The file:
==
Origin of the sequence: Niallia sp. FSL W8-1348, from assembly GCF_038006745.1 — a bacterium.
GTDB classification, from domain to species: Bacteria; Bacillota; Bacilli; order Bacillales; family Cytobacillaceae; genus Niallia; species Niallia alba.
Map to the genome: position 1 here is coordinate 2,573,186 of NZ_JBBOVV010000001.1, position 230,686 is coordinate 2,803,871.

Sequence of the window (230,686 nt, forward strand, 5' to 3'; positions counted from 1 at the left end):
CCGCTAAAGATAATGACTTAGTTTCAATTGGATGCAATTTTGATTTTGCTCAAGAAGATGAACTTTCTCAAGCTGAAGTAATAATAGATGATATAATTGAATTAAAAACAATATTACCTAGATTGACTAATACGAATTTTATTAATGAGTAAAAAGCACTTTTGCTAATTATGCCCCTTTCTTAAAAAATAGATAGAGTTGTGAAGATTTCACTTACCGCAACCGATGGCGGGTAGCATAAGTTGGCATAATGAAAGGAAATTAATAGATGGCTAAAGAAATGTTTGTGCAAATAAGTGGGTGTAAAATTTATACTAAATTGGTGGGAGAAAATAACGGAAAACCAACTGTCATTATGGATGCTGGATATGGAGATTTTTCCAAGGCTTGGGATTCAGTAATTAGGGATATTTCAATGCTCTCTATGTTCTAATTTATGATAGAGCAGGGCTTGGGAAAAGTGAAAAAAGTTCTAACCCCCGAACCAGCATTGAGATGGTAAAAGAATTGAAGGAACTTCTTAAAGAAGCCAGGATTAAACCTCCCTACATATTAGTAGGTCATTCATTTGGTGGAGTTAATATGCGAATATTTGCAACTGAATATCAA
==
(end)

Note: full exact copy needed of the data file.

Origin of the sequence: Niallia sp. FSL W8-1348, from assembly GCF_038006745.1 — a bacterium.
GTDB classification, from domain to species: Bacteria; Bacillota; Bacilli; order Bacillales; family Cytobacillaceae; genus Niallia; species Niallia alba.
Map to the genome: position 1 here is coordinate 2,573,186 of NZ_JBBOVV010000001.1, position 230,686 is coordinate 2,803,871.

Sequence of the window (230,686 nt, forward strand, 5' to 3'; positions counted from 1 at the left end):
CCGCTAAAGATAATGACTTAGTTTCAATTGGATGCAATTTTGATTTTGCTCAAGAAGATGAACTTTCTCAAGCTGAAGTAATAATAGATGATATAATTGAATTAAAAACAATATTACCTAGATTGACTAATACGAATTTTATTAATGAGTAAAAAGCACTTTTGCTAATTATGCCCCTTTCTTAAAAAATAGATAGAGTTGTGAAGATTTCACTTACCGCAACCGATGGCGGGTAGCATAAGTTGGCATAATGAAAGGAAATTAATAGATGGCTAAAGAAATGTTTGTGCAAATAAGTGGGTGTAAAATTTATACTAAATTGGTGGGAGAAAATAACGGAAAACCAACTGTCATTATGGATGCTGGATATGGAGATTTTTCCAAGGCTTGGGATTCAGTAATTAGGGATATTTCAATGCTCTCTATGTTCTAATTTATGATAGAGCAGGGCTTGGGAAAAGTGAAAAAAGTTCTAACCCCCGAACCAGCATTGAGATGGTAAAAGAATTGAAGGAACTTCTTAAAGAAGCCAGGATTAAACCTCCCTACATATTAGTAGGTCATTCATTTGGTGGAGTTAATATGCGAATATTTGCAACTGAATATCAA